Republican lawmakers point to positive signs after California election night
Both parties were touting a good night in California a day after the so-called "jungle primaries," where Republicans and Democrats were able to advance candidates to the general election in several key districts.Posted — Updated
California's unusual primary puts all candidates on one ballot and allows the top two finishers in a race -- regardless of the party -- to advance.
Democrats, hoping for a blue wave in November, feared they may not break into the top two spots in several Republican-held districts, but it appeared Wednesday they managed to advance in multiple races, with others still too close to call.
Meanwhile, Republicans in districts won by Hillary Clinton, also managed to stay on the November ballot in key districts as well, in addition to securing a general election spot in the gubernatorial race.
Even though some races were too close to call, Ryan Costello, a retiring Pennsylvania Republican, came out of the GOP conference this morning saying his party was optimistic at where they stood for the general election.
"Democrats were expecting one result out of California, but actually results out of California were more positive for Republicans than anything else," he told reporters Wednesday. "Who expected the no. 2 gubernatorial candidate to be Republican, and that the Democrats thought they were going to fill the top two spots in some of those seats. They didn't."
What Tuesday's primaries set up, though, was a test of Republican power to back up the Trump administration. Democratic operatives see the race for the House as the best opportunity they have to rebuke the President before the 2020 election and are hellbent on flipping seats from red-to-blue.
There are currently seven Republican lawmakers -- from Rep. Jeff Denham in the northern San Joaquin Valley to Rep. Dana Rohrabacher in Southern California -- who occupy House seats in districts that Hillary Clinton won in 2016.
House Majority Leader Kevin McCarthy pointed to a recall election in which Republican assemblywoman Ling Ling Chang was elected to the state Senate by a landslide, while the incumbent Democrat, Josh Newman, was ousted after voting for a 12-cents-per-gallon gas tax.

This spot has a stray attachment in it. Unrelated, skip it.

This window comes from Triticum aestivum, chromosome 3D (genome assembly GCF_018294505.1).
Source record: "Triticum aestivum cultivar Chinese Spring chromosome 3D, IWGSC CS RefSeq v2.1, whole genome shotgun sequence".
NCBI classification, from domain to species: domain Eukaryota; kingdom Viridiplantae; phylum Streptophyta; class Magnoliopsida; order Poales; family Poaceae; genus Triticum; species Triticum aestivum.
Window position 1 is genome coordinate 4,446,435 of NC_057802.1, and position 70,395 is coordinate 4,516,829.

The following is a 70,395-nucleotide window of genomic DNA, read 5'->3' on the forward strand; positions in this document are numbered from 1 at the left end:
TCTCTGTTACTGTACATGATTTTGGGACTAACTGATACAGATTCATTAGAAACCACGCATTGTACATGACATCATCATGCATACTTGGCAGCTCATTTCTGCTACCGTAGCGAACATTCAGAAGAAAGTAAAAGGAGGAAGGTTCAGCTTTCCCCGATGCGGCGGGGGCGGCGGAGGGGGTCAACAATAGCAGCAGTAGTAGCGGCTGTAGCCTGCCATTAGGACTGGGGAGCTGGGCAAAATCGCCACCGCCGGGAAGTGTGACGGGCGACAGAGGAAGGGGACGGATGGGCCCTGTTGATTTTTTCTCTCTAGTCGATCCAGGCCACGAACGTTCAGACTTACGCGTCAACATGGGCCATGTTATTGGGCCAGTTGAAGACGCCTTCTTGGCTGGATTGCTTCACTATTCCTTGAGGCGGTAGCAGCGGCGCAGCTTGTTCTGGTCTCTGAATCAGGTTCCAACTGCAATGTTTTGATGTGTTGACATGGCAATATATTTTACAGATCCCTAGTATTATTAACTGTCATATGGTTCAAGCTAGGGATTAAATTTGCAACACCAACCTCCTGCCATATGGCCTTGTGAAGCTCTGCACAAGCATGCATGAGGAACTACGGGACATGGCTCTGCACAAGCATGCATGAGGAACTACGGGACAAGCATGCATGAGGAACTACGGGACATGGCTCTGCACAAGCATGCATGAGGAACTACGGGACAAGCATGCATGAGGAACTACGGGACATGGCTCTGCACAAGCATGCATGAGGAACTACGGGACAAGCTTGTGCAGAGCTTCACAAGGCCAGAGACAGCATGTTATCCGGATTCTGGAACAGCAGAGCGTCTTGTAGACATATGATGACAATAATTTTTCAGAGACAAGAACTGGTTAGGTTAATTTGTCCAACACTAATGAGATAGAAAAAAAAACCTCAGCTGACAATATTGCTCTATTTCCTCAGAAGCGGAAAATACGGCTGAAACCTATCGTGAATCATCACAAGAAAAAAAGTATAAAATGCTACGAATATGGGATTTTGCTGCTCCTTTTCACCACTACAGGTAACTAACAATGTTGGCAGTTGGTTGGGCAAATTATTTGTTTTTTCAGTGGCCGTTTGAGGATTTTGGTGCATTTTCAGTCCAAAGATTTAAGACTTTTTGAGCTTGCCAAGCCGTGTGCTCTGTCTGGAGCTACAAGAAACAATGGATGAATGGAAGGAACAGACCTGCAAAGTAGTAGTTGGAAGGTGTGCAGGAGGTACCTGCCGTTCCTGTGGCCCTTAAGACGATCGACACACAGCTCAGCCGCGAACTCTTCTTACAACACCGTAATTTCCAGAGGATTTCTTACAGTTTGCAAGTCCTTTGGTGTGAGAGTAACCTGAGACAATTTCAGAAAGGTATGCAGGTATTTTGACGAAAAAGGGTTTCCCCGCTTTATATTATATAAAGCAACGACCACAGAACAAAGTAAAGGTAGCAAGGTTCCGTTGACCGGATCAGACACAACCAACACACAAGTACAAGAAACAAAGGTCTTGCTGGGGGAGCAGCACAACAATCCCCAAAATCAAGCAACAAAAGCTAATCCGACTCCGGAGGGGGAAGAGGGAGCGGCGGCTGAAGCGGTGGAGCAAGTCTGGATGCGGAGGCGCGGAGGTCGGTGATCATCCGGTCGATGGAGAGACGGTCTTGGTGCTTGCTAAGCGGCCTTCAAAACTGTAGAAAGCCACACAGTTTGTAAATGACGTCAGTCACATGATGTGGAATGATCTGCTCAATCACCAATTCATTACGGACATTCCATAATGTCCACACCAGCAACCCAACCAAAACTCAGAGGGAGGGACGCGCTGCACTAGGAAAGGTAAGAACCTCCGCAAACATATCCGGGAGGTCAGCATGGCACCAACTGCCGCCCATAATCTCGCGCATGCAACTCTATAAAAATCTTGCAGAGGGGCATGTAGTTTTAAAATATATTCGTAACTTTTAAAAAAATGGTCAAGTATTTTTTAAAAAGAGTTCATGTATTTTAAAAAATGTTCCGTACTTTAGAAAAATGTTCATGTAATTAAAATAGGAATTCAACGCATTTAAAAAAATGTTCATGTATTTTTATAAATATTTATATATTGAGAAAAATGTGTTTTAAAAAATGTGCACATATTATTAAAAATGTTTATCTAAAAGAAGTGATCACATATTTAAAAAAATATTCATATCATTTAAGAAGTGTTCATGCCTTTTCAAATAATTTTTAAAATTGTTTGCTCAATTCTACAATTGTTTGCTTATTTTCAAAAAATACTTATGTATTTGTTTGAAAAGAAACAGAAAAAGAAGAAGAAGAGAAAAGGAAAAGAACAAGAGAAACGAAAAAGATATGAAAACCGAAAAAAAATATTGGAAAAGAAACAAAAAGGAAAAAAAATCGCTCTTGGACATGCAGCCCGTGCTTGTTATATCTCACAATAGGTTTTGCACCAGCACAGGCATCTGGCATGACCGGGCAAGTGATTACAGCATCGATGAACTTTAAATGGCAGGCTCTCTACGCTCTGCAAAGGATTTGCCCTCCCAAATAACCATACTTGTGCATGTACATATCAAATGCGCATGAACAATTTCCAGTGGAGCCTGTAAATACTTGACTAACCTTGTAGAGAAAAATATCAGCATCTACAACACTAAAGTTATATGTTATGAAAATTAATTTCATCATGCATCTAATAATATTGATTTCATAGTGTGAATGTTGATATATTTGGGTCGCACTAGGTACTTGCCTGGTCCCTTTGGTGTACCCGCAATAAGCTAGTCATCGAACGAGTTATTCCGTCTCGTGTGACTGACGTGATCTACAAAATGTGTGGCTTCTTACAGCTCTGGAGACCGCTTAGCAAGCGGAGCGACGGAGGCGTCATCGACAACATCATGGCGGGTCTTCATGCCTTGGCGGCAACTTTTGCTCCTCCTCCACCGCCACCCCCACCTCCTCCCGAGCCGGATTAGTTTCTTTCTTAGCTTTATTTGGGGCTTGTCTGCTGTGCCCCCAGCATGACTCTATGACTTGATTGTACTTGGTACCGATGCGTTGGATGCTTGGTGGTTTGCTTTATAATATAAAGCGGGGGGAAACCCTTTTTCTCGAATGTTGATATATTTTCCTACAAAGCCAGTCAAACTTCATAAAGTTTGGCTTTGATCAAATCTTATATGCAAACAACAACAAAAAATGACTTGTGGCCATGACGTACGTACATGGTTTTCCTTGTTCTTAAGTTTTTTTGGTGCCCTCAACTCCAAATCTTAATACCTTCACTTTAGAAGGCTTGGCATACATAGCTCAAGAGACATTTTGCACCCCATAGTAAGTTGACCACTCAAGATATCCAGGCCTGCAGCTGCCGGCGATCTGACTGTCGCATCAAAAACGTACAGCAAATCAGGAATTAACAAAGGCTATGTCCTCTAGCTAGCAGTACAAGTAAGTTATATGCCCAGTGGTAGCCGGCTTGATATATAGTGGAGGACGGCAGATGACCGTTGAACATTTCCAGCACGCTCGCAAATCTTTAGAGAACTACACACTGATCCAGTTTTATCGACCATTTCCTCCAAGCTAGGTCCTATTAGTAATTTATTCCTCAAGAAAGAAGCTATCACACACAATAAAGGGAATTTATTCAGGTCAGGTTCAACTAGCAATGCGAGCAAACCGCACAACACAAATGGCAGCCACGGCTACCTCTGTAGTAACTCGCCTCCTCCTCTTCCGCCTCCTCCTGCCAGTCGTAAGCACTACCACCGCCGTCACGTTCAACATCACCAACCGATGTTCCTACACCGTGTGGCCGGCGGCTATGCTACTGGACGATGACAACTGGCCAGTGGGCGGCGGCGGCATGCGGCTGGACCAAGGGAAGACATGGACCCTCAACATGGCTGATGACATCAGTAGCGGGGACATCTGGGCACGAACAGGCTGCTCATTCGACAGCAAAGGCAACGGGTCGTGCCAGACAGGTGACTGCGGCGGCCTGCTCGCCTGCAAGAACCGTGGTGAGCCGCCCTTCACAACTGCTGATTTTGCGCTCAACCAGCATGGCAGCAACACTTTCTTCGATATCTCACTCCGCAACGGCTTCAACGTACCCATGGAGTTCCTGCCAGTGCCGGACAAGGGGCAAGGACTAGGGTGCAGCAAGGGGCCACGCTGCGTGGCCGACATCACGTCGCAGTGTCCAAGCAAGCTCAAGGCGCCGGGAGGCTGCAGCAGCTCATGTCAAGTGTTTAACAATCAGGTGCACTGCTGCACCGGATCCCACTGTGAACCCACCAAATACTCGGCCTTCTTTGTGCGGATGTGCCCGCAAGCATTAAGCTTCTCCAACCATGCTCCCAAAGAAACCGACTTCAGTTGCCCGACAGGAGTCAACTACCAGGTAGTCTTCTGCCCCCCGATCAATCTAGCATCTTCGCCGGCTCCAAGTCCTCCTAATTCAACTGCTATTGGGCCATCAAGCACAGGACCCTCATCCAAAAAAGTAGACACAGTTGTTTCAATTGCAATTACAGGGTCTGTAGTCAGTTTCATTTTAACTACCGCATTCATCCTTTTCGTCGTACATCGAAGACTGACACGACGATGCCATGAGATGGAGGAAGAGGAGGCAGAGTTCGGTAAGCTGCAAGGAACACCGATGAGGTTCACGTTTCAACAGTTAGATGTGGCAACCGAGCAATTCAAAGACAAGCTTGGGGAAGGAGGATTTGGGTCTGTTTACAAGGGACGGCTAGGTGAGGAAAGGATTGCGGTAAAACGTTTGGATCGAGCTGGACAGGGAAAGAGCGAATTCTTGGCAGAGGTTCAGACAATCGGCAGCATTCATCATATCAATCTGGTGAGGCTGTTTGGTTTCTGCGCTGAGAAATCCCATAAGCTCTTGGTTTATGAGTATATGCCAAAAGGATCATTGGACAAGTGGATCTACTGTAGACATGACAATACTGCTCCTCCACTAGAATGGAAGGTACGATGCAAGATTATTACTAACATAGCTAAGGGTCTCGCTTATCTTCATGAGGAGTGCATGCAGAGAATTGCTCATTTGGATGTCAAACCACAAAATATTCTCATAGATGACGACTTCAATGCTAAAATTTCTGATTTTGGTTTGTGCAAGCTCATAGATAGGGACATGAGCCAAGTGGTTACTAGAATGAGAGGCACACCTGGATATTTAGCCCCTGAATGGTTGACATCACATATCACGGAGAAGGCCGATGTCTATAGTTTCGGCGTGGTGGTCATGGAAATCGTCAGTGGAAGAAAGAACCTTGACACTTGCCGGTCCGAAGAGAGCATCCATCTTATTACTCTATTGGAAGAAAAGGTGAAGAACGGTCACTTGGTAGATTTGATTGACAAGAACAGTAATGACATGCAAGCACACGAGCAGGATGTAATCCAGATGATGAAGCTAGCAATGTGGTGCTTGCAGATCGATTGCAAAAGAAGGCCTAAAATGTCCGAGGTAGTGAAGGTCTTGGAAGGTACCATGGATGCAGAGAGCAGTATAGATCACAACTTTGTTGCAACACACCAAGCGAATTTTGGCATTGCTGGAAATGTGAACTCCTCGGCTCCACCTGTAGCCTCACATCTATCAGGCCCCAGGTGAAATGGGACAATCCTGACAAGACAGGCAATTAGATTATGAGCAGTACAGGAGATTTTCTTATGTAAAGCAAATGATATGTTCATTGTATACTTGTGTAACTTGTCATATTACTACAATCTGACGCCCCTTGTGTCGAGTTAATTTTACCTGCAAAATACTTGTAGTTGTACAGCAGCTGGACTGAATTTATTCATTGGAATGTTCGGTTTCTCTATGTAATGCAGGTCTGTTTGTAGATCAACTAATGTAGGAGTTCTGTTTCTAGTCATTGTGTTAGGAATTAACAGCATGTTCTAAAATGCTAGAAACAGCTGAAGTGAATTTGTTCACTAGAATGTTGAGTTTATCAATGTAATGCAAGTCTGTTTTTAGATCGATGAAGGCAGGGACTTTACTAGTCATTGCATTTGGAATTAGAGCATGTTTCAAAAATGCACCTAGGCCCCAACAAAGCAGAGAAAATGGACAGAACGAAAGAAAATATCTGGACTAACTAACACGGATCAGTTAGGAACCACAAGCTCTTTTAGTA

"A Democrat just got recalled in California, a Republican got elected. It was over a simple issue," McCarthy said in a news conference on Capitol Hill.
McCarthy, who placed first in his own California primary Tuesday night, went on to highlight that in November, voters will have the option to repeal the gas tax in a ballot initiative -- a move that Republicans see as a winning issue for GOP candidates across the state this fall.
Denham, who faced a tough primary fight in the 10th District, told CNN last night's results were good for his party -- even though he didn't get the majority of the vote, having been at the top with 37.7%.
When asked whether Republicans are worried they'll lose its majority in November, Denham said no.
"Across the state we performed very well," he said. "Republicans ended up winning in all of the seven seats they were trying to target ... my numbers are well above we thought they would be and the Republican almost made it in the general election in my race as well, so I'd say Republicans that were very motivated given tax cuts and the economy ... that's something that's playing well in my community."
National Republican Congressional Committee Chairman Rep. Steve Stivers told reporters Denham lost votes because some Republicans supported his Republican competition, Ted Howze, who got 14.4% of the vote.
"The Democrats just spent $10 million trying to shut us out and they didn't shut us out," he told reporters. "I think there were a lot of Jeff's friends trying to help get the second Republican through. I'm not worried about Jeff at all."
Rep. Ben Ray Luján, chairman of the Democratic Congressional Campaign Committee, told CNN Wednesday that taking over GOP districts in California, especially in the primary, was always going to be a challenge.
"We never said that this would be easy," he said, touting the DCCC's efforts to invest early and big in the state. "This is just the first part of what's going to be an important aspect of being able to win the House back. So I'm really encouraged."
"We knew would have to fight for every inch, and we knew we would have to continue to do that," he added.
Despite all the remarks from Republicans, House Minority Leader Nancy Pelosi said Democrats did well on Tuesday night.
"From the heartland of America to the coasts, American voters sent the Republican Majority a powerful message of rejection of the GOP's relentless efforts to destroy health care and reward the special interests," she said in a statement. "California has advanced an extraordinary set of battle-tested and diverse Democrats to the November ballot."
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